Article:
Swiss Re warned insurers Tuesday that secondary perils such as thunderstorms and wildfires are making up a growing share of the losses caused by natural catastrophes, even in a year that experienced an abnormally active North Atlantic hurricane season.
The reinsurer said in its annual catastrophe report that secondary peril events accounted for 71% of 2020 natural catastrophe insured losses, which totaled $81 billion. Primary perils caused $23 billion in insured losses.
“There were a record-breaking 30 named storms during hurricane season 2020 and a further record was set when 12 of those made landfall in the US,” stated Martin Bertogg, Swiss Re’s head of catastrophe perils. “It cost the insurance industry $21 billion in claims. Yet, incredibly, we would regard that as somewhat of a lucky escape.”
The report says climate change and urban sprawl are driving the increased losses.
A graphic that accompanies the report shows that losses caused by secondary perils have fluctuated from 20% to 90% of insured losses since 1970, but have exceeded 50% of insured losses in each of the last 10 years.
Severe thunderstorms —including the tornadoes that they spawn — consistently cause the greatest insured losses among the secondary peril types, accounting for $36 billion in insured losses in 2020.
But wildfires are growing in significance, accounting for $11.6 billion in insured losses last year.
The report says wildfires have caused a cumulative $56.3 billion in insured losses from 2011 to 2020. By comparison, wildfires caused a cumulative $8.7 billion in losses from 2001 to 2010, $5 billion from 1991 to 2000 and $1.4 billion from 1981 to 1990. All of those figures are converted to 2020 values.
Wildfires made up 23.3% of insured losses caused by secondary perils from 2016 to 2020, the report says, calling the share of losses “unprecedented.” Before 2016, wildfire losses rarely exceeded 5% or 10%.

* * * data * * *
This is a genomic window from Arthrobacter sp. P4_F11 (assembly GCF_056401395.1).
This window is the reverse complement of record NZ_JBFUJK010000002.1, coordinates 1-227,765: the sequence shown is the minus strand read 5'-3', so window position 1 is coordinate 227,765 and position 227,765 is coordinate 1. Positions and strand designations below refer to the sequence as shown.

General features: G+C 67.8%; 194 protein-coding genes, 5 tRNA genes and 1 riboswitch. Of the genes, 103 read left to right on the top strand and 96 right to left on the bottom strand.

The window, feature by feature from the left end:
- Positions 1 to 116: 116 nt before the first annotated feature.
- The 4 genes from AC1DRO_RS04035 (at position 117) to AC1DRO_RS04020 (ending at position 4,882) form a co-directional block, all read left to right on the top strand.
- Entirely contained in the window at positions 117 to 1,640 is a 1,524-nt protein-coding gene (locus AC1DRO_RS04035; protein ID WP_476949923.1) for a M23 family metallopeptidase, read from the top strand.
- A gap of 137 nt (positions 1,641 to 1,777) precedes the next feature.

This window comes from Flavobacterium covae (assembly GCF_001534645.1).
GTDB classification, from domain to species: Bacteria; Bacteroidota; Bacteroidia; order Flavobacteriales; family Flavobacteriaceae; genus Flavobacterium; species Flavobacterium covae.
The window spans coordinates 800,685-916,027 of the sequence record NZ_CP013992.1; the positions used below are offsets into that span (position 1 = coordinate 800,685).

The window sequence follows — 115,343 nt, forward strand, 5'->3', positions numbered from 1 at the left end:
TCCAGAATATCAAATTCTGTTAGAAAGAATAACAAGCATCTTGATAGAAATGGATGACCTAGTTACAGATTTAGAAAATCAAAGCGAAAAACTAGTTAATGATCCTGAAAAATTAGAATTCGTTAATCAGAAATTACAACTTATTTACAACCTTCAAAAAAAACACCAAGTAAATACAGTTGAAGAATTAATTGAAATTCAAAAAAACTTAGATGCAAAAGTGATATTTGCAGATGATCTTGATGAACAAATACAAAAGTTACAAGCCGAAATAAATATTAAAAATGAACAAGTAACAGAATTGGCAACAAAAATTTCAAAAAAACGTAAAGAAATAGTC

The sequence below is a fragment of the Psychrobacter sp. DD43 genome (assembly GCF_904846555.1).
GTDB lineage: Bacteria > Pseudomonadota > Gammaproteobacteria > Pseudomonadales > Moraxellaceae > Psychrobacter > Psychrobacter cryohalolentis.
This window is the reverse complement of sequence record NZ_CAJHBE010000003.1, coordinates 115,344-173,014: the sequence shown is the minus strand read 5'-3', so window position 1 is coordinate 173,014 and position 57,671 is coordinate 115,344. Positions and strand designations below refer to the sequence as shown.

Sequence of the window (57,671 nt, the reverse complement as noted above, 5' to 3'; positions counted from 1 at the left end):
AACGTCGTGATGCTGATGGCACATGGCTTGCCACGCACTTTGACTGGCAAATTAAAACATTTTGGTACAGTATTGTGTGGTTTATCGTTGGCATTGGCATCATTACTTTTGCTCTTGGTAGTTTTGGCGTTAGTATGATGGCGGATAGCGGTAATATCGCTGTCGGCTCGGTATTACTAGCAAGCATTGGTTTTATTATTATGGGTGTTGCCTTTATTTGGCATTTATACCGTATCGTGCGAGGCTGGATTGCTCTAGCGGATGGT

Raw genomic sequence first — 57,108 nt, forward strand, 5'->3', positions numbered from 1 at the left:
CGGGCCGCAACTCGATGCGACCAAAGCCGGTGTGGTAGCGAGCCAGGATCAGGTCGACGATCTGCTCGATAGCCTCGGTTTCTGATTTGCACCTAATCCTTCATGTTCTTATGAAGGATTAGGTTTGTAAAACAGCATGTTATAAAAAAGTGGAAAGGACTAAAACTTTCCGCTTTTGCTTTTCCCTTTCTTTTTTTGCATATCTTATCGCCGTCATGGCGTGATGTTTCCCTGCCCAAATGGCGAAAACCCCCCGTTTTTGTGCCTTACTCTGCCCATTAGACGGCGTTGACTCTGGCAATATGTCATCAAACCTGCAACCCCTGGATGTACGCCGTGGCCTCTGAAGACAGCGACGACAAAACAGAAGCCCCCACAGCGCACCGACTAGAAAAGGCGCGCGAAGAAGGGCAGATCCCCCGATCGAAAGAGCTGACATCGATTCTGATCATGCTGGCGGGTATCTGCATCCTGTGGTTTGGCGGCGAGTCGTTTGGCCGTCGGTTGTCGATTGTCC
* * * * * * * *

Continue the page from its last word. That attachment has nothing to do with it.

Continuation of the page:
Floods that aren’t associated with named storms are also a growing risk, Swiss Re says, accounting for a $67.3 billion in insured losses globally from 2011 to 2020. Flooding caused by hurricanes and typhoons is considered a primary peril.
“Primary perils are well-monitored by the insurance industry, but secondary-peril risks less so,” the report says. “Risk assessment efforts need to rebalance to make secondary perils a priority.”
But Swiss Re also urges insurers not to forget primary perils. The reinsurer said “while secondary peril losses have accumulated faster in the last five years, history shows that it can take just a few peak-event strikes to demonstrate the very large magnitude of losses that primary peril risk poses, as in the case of Hurricanes Katrina, Wilma and Rita in 2005.”
About the photo: This image taken by a drone shows two trees resting on the badly damaged property at 733 Branch Drive following a day of extended severe weather, Friday, March 26, 2021, in Helena, Ala. (AP Photo/Vasha Hunt)
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